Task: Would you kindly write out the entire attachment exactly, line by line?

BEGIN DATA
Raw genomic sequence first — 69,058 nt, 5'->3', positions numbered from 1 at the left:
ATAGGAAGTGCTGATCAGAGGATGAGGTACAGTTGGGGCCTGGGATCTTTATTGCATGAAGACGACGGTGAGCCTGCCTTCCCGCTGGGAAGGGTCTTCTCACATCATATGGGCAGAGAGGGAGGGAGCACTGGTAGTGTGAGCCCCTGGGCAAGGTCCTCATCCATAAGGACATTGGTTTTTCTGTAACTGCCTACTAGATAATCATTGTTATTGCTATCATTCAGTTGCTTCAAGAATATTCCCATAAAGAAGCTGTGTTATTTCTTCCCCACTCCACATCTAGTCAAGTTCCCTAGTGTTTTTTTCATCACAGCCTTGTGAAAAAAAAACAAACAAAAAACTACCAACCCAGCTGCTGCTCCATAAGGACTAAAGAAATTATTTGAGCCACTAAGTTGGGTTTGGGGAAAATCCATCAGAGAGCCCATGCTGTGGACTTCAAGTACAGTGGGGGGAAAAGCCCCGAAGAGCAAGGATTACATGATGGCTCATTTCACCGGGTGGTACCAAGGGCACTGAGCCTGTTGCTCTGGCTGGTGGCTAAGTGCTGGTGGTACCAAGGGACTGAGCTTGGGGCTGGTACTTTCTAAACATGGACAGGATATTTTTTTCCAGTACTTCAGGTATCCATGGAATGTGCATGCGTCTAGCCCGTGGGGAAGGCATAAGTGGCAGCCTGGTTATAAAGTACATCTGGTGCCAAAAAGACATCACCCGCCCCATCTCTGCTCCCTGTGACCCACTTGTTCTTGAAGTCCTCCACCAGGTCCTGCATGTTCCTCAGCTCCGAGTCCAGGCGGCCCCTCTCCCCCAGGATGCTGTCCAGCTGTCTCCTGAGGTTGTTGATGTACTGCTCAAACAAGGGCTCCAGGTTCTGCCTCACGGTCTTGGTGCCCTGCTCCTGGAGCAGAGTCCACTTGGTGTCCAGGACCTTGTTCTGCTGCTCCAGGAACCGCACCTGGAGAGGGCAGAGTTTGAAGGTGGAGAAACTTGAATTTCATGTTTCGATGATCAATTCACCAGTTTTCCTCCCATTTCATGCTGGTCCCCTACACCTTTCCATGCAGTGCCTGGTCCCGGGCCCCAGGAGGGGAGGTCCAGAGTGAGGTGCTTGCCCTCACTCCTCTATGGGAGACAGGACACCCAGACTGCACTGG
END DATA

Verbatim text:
Raw genomic sequence first — 69,058 nt, 5'->3', positions numbered from 1 at the left:
ATAGGAAGTGCTGATCAGAGGATGAGGTACAGTTGGGGCCTGGGATCTTTATTGCATGAAGACGACGGTGAGCCTGCCTTCCCGCTGGGAAGGGTCTTCTCACATCATATGGGCAGAGAGGGAGGGAGCACTGGTAGTGTGAGCCCCTGGGCAAGGTCCTCATCCATAAGGACATTGGTTTTTCTGTAACTGCCTACTAGATAATCATTGTTATTGCTATCATTCAGTTGCTTCAAGAATATTCCCATAAAGAAGCTGTGTTATTTCTTCCCCACTCCACATCTAGTCAAGTTCCCTAGTGTTTTTTTCATCACAGCCTTGTGAAAAAAAAACAAACAAAAAACTACCAACCCAGCTGCTGCTCCATAAGGACTAAAGAAATTATTTGAGCCACTAAGTTGGGTTTGGGGAAAATCCATCAGAGAGCCCATGCTGTGGACTTCAAGTACAGTGGGGGGAAAAGCCCCGAAGAGCAAGGATTACATGATGGCTCATTTCACCGGGTGGTACCAAGGGCACTGAGCCTGTTGCTCTGGCTGGTGGCTAAGTGCTGGTGGTACCAAGGGACTGAGCTTGGGGCTGGTACTTTCTAAACATGGACAGGATATTTTTTTCCAGTACTTCAGGTATCCATGGAATGTGCATGCGTCTAGCCCGTGGGGAAGGCATAAGTGGCAGCCTGGTTATAAAGTACATCTGGTGCCAAAAAGACATCACCCGCCCCATCTCTGCTCCCTGTGACCCACTTGTTCTTGAAGTCCTCCACCAGGTCCTGCATGTTCCTCAGCTCCGAGTCCAGGCGGCCCCTCTCCCCCAGGATGCTGTCCAGCTGTCTCCTGAGGTTGTTGATGTACTGCTCAAACAAGGGCTCCAGGTTCTGCCTCACGGTCTTGGTGCCCTGCTCCTGGAGCAGAGTCCACTTGGTGTCCAGGACCTTGTTCTGCTGCTCCAGGAACCGCACCTGGAGAGGGCAGAGTTTGAAGGTGGAGAAACTTGAATTTCATGTTTCGATGATCAATTCACCAGTTTTCCTCCCATTTCATGCTGGTCCCCTACACCTTTCCATGCAGTGCCTGGTCCCGGGCCCCAGGAGGGGAGGTCCAGAGTGAGGTGCTTGCCCTCACTCCTCTATGGGAGACAGGACACCCAGACTGCACTGG